Emarsys – Making the Most of Compose

In this article, we take a look at long-time Compose customer, Emarsys, who runs Compose-hosted MongoDB, PostgreSQL and Redis for their micro-services architected marketing automation platform.

Emarsys has been delivering email campaigns for customers since 2000, but it was in 2010 that the company made a critical pivot from offering CRM and email services to a full-serviced marketing automation solution. That included moving to a microservices architecture.

The microservices architecture is key for Emarsys for delivering value to their clients faster. They have accelerated development of entirely new modules by supporting greater autonomy for their engineers. Developers are encouraged to code in their favorite languages with their choice of tools in their preferred cloud. The majority of development happens in their Budapest office. We spoke with Andras Fincza, Head of Engineering and László Merklik, Senior Vice President of Core Products, about their application and use of Compose-hosted services.

Unlike marketing automation vendors who are focused on the B2B space, Emarsys works with B2C customers. While B2B marketing automation solutions are tailored for smaller data sets, Emarsys is built for scale. "If you have 2 million or 60 million contacts, there's an explosion of data and simple metrics solutions won't suffice," said Merklik.

Merklik added: "So the problem for a marketer is that it became the age of point solutions – you have a solution for personalization, you have a solution for push, you have a solution for automation, and so forth. But in the end it's impossible to get that information in one place, make sense of it, build your marketing strategy, and execute it with all these point solutions. So what we're trying to solve is this gap – this huge gap in the information and the execution of the strategy. We want to let our customers define their strategy but not have to worry about how to get and use data."

The Emarsys application is split into two different infrastructures, a legacy infrastructure (built in PHP) and a new cloud-based infrastructure on Compose, Heroku and other as-a-Service platforms. Everything works together seamlessly using REST APIs to communicate across the entire stack. The huge data sets they work with are analyzed through an AI module for example. To some degree, Compose epitomizes why they have moved to a microservices architecture. It's simply much easier for developers to focus on writing great code instead of managing infrastructure.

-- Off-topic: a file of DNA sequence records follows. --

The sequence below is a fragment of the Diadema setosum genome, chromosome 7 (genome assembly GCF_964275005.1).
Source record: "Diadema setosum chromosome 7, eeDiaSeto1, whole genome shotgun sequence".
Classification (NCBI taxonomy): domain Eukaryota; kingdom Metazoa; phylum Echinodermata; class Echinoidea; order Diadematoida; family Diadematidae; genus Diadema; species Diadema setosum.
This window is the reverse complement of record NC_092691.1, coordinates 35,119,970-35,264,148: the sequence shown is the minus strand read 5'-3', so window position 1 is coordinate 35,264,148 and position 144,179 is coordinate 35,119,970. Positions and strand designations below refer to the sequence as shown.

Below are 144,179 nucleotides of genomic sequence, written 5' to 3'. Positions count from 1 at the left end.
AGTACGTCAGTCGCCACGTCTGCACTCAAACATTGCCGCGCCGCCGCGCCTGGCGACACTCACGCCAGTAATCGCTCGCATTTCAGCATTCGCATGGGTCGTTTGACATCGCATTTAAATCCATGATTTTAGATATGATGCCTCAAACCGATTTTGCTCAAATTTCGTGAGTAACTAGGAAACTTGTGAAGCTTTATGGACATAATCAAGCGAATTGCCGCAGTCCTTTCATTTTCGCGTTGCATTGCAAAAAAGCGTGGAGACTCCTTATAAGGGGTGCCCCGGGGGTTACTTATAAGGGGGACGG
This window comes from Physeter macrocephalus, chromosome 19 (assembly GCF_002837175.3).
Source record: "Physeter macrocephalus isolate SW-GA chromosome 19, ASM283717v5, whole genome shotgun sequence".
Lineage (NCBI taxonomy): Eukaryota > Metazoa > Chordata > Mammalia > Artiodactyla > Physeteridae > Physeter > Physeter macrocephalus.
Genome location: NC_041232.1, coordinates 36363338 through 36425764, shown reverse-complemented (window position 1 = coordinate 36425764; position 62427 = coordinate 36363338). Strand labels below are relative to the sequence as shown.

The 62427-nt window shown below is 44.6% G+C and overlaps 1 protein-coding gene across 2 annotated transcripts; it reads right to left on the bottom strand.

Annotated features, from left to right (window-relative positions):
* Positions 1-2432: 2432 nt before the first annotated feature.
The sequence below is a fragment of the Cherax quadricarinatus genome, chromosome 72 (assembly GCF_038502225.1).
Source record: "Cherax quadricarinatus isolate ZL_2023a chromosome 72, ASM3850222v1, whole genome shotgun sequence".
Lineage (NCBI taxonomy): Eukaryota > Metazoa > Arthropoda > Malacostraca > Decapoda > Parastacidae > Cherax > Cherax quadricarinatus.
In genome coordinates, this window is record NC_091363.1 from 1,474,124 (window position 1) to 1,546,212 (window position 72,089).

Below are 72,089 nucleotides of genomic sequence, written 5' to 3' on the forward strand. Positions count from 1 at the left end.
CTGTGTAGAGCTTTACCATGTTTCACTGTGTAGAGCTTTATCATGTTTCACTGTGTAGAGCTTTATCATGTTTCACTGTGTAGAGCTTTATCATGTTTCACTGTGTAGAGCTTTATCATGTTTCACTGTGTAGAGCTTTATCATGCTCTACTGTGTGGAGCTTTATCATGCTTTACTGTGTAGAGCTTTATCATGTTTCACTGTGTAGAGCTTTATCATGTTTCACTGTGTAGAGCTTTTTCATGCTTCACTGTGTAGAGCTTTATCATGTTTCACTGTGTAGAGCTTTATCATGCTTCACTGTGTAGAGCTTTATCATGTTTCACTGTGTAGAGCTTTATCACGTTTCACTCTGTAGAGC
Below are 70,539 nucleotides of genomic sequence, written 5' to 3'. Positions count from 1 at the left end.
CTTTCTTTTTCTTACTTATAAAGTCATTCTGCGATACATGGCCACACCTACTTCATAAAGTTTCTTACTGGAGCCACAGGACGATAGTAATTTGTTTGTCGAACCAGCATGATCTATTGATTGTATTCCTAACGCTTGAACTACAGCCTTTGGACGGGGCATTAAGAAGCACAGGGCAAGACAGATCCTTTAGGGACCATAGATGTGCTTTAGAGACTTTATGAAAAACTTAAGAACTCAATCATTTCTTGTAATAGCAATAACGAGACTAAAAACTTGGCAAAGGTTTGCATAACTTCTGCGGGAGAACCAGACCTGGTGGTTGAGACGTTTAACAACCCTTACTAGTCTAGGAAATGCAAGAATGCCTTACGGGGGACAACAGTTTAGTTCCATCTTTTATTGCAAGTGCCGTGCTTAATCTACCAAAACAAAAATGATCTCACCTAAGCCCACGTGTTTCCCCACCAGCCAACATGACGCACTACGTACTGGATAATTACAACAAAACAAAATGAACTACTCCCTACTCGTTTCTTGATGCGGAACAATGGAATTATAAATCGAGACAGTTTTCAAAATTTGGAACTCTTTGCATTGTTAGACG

"Our developers need to write maintainable code and be on-call if something breaks or it needs work," said Fincza, "So it really motivates them to write resilient code. On the other side, we want to provide them with state-of-the-art solutions to manage the services they write, so this is why we use Compose, for example, because it frees up our operations time and helps the team focus on the code quality and the product itself."

So how does their team of 70+ developers and data scientists work in unison to build a microservices platform? As Fincza describes it, they have followed the same type of system that Spotify's engineering team has championed in which they've split their teams into "clans" to focus on different themes, such as content or reporting. The company embraces OKRs for setting goals; they have a 12-18 month high-level product roadmap that is broken into 4 month release. Each team derives their own objectives in support of the high-level roadmap.

Compose-hosted MongoDB, PostgreSQL and Redis are used by various engineering clans for different parts of the application. In addition to Compose freeing up time for their team to focus on app development, Fincza added, "One of the best things we have from Compose is the reliability. We've had no critical incidents or anything that I can recall."

Every day, and often several times per day, they release code into production which has helped them capitalize on the great output from their team. The thoughtful combination of top-down OKRs with small teams broken into themes helps their teams be more agile and release code into production daily. All that work has paid off: Emarsys has grown into a market leader in marketing automation with 15 offices worldwide and more than 1,500 clients running 250,000+ personalized campaigns each month.

If you'd like to read more about Emarsys' development and technology, you can find them blogging on Medium on the Emarsys Craftlab.


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